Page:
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Vail Mountain School seniors embrace hope at conclusion of high school journey

Class of 2021 hung together and kept things light through a challenging final year

The Vail Mountain School Class of 2021 graduates Friday in Vail. Students reflected on how navigating through a school year in a pandemic was no easy task.
Chris Dillmann/cdillmann@vaildaily.com

VAIL — Through it all, the members of Vail Mountain School’s Class of 2021 kept dancing, kept singing, kept laughing.

Molly Blakslee, who delivered the senior address at Friday’s outdoor commencement ceremony at the Gerald R. Ford Amphitheater, said she found inspiration for her speech in the most unlikely place: the Whole Foods candy aisle.

As she considered candy bars, Blakslee said an inspirational quote plastered across a brightly colored wrapper caught her eye: “Life is a shipwreck. But we must not forget to sing in the lifeboats.”



Leave it to Voltaire and chocolate to capture what’s really important.

Alexander Viola plays piano during Friday’s commencement ceremony for Vail Mountain School's Class of 2021 at the Ford Amphitheater in Vail.
Chris Dillmann/cdillmann@vaildaily.com

“For the 13 years that I’ve known this class, our lifeboats have been filled with the songs of confusion and laughter,” Blakslee said.



She added: “Even beyond this past year, my lasting memory from classmates are mostly of laughter and a day-by-day lighthearted approach to life to accompany the work that it takes to get through it. … There has always been a source of light or humor to accompany our class through whatever challenges we faced during our years. And finally, through our senior year.”

Cami Johnson, delivering the junior address, recounted how this group of seniors was always the first on the dance floor at school events — and the last to leave.

Even when the DJ was lousy.

Cameron Bill, Honor Guard to Vail Mountain School graduate Hayley Bill, adjusts her tassel during the commencement ceremony Friday at The Amp in Vail.
Chris Dillmann/cdillmann@vaildaily.com

“They would’ve rather danced to bad music than let the night go to waste,” she said. “It’s no wonder they stayed so positive in such strange circumstances.”

Finishing up high school in the middle of a global pandemic? Strange indeed. But seniors Jessica Sherpa and Elliot Pribramsky said relentless hope is what carried this class through to the other side and into a brighter future.

Kindergarteners, or the Class of 2033, present yellow roses to their upper class friends during the graduation ceremony of the Vail Mountain School Class of 2021 Friday in Vail.
Chris Dillmann/cdillmann@vaildaily.com

“At the start of this year we didn’t know what to expect,” Sherpa said. “The confusing times left us feeling almost hopeless. Our only hopes were to attend school in person and graduate at the end of May.”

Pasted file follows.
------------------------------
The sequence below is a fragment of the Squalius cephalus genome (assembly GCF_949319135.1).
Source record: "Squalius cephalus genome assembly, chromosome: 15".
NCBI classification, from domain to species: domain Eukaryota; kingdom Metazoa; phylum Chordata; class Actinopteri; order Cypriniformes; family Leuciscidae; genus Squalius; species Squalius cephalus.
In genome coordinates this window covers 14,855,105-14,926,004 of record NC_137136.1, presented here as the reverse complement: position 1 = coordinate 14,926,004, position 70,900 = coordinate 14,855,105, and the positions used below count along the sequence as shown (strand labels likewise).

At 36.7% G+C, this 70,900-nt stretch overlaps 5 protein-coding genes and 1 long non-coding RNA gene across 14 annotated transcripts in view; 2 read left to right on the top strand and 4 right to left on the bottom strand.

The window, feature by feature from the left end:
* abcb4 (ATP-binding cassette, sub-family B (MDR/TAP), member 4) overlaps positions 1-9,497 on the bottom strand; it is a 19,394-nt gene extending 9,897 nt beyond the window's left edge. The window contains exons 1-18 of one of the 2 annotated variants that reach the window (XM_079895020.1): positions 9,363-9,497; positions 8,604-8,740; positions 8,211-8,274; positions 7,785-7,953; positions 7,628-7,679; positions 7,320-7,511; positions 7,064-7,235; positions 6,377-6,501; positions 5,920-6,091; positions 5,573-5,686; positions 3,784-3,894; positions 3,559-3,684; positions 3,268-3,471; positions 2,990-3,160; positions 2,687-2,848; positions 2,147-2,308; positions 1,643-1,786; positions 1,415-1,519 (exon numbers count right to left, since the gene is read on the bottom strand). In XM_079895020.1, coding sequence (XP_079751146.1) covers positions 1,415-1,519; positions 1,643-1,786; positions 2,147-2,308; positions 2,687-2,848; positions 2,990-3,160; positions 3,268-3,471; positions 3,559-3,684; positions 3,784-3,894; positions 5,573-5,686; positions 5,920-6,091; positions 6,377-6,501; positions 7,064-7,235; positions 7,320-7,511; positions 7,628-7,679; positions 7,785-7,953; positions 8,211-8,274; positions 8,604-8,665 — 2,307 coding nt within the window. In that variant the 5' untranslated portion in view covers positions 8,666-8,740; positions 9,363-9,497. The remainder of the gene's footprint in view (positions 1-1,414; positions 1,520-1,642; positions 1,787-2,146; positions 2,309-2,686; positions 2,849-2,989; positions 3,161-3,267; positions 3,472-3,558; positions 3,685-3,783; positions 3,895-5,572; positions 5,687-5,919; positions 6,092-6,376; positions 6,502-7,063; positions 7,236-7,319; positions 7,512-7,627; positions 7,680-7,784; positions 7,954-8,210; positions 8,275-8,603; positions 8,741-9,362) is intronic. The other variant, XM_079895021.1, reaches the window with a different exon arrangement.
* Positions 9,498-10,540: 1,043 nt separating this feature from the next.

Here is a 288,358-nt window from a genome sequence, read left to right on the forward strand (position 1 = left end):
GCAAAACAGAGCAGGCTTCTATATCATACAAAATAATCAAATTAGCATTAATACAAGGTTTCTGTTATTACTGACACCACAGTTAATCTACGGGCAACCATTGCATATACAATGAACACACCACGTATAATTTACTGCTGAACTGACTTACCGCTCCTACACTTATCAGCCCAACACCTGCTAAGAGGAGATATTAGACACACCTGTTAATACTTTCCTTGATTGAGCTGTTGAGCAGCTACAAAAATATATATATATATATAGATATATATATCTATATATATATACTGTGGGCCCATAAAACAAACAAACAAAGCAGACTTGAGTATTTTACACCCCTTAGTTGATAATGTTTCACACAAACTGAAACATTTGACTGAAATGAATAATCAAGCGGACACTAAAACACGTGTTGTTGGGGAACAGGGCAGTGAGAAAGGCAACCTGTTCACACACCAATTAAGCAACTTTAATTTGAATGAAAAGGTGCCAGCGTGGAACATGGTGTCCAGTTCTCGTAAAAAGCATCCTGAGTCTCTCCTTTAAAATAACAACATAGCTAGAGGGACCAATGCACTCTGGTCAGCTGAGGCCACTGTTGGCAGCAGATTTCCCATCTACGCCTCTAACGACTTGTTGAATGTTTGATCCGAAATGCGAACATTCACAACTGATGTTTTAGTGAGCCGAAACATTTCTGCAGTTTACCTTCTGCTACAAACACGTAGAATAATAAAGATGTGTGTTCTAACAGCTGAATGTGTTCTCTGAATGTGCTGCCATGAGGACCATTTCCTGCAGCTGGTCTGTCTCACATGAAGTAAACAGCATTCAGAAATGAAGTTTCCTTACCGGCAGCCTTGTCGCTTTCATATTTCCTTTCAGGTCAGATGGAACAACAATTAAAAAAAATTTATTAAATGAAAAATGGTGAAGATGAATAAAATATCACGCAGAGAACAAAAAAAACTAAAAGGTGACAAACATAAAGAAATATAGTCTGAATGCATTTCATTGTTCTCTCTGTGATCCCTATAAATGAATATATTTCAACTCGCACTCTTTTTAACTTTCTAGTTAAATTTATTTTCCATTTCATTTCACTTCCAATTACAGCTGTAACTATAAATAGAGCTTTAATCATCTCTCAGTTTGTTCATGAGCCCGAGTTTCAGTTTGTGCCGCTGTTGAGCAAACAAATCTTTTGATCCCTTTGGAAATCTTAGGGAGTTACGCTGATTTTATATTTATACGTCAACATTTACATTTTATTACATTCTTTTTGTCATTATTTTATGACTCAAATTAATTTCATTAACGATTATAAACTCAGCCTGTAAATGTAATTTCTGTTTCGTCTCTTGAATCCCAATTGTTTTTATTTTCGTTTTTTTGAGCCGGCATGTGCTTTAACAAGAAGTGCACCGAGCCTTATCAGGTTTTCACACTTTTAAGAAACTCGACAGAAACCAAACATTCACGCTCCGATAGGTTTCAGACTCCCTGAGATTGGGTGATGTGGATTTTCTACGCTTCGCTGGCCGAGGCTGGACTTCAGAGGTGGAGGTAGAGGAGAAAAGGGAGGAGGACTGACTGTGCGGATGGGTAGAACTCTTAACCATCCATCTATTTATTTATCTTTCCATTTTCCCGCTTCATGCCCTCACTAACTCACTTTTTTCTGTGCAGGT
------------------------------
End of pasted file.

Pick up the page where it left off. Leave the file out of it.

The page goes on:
The class of seniors certainly accomplished that, and much more, including pulling off theater productions, getting in a senior prom, and getting to compete on the pitch, in the gym and on the hill despite the challenges brought on by COVID-19.

“Our class has learned that hope is not tied to a particular outcome, but rather hope is being able to see there is a light despite all the darkness,” Sherpa said. “Our interpretation of hope may change many times during our lives, but as we leave Vail Mountain School, this is our current definition: Hope is having trust in our community to create everlasting memories while having optimism for the future. Hope is a healer, a motivator, and it is contagious, so we encourage our class to embrace hope as we move on to the next phase of our lives.”

Sally Johnston helps present the Sally Johnston Award during the commencement ceremony Friday in Vail. Johnston was one of the founders and visionaries to help create Vail Mountain School.
Chris Dillmann/cdillmann@vaildaily.com

Moving on for this class of 37 seniors means a variety of different things. Some will stay close to home for college, while others will be heading west and others east to pursue big dreams. One graduate, Daniela Payen, has qualified for the 2022 Winter Olympics.

It’s a talented, resilient group that hung together through all of the adversity, and while they’ll all be in different places next fall when the school year starts, they’ll never lose the bond they shared as a group of classmates.

“Every day I’m glad to share the lifeboat with the 37 of you,” Blakslee said. “And I’m glad for your endless laughter, determination and presence that has enriched our every moment at VMS. I’m sure that as we step beyond the bounds of this valley, life will only present itself as more and more of a shipwreck of challenges, unexpected delights, and growth. As each of our lifeboats heads off into whatever direction we can possibly dream, it’s my hope that each of you find a tune to hum that brings you laughter to lighten your journey wherever it is you’re going.”

Award winners

Faculty Award for Citizenship: Oliver Chantler

Service to the School Community: Molly Blakslee

Scholar Athlete Awards: Olivia Holguin, Becker Robert Dienst

Faculty Award for Outstanding Evidence of Intellectual Curiosity: Jessica Sherpa

Sally Johnston Award: Hayley Bill

 


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